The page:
By Melissa Cagan and Rachael Carlberg
If you looked out your window at sunset in the recent months, you would probably notice a strange phenomenon – hundreds, even thousands, of crows flying from all directions towards the same place.
Where are the crows going?
Well, when the weather starts getting cold, crows will fly into Pittsburgh from surrounding areas to join in one communal roost, a large group of birds that flock together to sleep through cold nights. You may wonder why these crows have chosen a city as their roost site, but there are actually many advantages to choosing an urban roost. For one thing, cities are usually warmer than rural areas, are well-lit by night lights, and contain fewer predators. In addition, Pittsburgh has an abundance of large trees that make safe spots for a big crow slumber party!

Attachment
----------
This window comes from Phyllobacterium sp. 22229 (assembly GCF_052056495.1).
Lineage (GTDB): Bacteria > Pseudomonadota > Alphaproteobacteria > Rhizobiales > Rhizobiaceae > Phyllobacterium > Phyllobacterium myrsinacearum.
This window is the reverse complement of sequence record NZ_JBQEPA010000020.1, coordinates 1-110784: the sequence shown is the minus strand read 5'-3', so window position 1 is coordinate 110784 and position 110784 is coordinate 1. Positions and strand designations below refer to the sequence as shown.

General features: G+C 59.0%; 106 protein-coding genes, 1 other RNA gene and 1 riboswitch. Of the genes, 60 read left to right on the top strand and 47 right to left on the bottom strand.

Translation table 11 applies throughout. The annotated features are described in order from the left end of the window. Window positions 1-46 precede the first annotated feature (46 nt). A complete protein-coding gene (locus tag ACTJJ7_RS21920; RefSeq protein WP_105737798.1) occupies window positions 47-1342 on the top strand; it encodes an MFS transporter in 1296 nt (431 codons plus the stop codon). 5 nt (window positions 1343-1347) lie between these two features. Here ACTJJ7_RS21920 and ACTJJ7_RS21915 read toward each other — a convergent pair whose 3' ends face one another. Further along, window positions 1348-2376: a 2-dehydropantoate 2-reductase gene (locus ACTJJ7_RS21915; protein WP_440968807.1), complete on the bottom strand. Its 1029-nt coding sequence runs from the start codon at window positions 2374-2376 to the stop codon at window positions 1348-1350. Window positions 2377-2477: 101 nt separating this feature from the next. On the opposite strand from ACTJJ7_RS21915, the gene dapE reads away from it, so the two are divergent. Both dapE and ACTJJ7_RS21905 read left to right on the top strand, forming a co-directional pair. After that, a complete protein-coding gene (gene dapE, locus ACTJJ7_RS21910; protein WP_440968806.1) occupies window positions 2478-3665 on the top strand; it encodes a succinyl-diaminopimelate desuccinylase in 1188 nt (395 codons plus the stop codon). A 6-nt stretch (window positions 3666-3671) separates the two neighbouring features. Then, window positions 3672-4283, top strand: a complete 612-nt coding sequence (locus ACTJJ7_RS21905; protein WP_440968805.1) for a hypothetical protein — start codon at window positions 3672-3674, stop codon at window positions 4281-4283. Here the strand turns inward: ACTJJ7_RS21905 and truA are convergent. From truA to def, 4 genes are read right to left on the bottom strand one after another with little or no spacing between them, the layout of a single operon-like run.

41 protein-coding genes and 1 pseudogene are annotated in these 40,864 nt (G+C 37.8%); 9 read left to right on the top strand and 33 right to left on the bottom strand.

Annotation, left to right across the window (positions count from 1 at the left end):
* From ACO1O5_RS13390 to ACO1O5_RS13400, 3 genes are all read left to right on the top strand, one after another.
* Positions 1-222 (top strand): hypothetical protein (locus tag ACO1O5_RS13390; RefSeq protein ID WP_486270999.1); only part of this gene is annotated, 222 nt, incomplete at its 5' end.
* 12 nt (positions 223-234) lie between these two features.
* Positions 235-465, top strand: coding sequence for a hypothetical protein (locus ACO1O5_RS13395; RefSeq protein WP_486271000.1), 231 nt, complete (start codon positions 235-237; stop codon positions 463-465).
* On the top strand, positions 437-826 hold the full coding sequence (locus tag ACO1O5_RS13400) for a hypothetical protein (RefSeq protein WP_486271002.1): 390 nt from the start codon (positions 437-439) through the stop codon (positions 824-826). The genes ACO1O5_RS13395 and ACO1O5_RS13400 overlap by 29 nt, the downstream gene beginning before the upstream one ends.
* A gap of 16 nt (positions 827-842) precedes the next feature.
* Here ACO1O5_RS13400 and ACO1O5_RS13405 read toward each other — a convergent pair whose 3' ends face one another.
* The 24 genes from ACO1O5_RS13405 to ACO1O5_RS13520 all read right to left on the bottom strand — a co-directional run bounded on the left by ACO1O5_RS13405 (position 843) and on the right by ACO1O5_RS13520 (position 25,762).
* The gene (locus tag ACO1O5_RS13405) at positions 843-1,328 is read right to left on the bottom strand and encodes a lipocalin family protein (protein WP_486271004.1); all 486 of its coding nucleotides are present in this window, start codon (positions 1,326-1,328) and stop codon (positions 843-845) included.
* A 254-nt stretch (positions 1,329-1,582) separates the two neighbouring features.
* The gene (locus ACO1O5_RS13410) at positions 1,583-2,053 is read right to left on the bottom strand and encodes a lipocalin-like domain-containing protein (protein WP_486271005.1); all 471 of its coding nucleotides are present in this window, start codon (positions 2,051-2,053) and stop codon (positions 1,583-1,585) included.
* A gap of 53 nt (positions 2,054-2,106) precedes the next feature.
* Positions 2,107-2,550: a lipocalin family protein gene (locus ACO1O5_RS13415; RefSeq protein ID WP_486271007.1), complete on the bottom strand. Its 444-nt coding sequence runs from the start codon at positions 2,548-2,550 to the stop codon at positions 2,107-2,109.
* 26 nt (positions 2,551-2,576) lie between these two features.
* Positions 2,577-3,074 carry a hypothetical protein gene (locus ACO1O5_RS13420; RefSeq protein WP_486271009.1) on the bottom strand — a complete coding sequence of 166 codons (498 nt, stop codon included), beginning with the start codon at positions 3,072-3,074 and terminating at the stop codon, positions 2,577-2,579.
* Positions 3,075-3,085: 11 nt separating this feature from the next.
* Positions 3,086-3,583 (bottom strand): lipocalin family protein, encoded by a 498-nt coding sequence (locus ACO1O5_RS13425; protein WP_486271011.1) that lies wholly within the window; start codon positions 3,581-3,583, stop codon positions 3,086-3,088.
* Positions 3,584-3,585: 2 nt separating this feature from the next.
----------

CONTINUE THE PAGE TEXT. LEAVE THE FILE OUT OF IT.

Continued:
Now – imagine that a hundred (or even a thousand!) birds moved into your neighbor’s place… what sorts of strange things might you start to notice? Crows are not known for being quiet, so don’t be surprised if it gets super noisy when you’re trying to sleep. Also, as you might imagine, a roost of crows poses some… sanitary issues as well. If you live in the city near a roost look out for some lovely crow presents on your streets, sidewalks, or car.
Birds can be trash collectors?
Corvids, the family of birds that crows are a part of, are really smart birds.
In fact, a theme park in France has made use of corvids’ talents by hiring six rooks (a cousin of the crow) to act as garbage collectors throughout the park!
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